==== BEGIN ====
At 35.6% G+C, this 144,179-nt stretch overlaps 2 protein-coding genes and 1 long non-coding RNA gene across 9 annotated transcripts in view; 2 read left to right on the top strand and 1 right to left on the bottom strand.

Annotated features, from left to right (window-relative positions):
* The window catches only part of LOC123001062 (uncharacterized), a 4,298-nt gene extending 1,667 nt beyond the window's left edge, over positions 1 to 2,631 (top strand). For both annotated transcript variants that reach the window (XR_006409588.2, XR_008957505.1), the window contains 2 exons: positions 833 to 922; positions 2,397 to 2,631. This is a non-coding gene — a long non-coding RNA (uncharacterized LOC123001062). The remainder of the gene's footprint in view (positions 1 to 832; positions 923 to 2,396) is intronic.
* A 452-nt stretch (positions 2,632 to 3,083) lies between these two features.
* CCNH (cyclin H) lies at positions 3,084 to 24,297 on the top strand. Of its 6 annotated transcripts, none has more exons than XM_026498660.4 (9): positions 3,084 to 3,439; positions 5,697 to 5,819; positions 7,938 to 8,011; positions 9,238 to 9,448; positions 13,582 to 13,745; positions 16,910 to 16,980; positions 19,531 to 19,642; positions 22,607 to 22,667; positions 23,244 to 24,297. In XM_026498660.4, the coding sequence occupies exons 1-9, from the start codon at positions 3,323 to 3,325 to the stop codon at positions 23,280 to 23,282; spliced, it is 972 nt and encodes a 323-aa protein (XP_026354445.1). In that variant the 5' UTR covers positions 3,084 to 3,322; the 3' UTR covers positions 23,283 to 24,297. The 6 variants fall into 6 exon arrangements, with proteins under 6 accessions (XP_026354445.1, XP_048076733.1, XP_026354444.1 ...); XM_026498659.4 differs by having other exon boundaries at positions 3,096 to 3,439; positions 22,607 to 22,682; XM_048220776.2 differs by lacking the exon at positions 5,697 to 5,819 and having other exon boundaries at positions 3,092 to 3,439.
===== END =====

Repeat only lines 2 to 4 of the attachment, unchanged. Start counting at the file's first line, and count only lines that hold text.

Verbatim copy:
Annotated features, from left to right (window-relative positions):
* The window catches only part of LOC123001062 (uncharacterized), a 4,298-nt gene extending 1,667 nt beyond the window's left edge, over positions 1 to 2,631 (top strand). For both annotated transcript variants that reach the window (XR_006409588.2, XR_008957505.1), the window contains 2 exons: positions 833 to 922; positions 2,397 to 2,631. This is a non-coding gene — a long non-coding RNA (uncharacterized LOC123001062). The remainder of the gene's footprint in view (positions 1 to 832; positions 923 to 2,396) is intronic.
* A 452-nt stretch (positions 2,632 to 3,083) lies between these two features.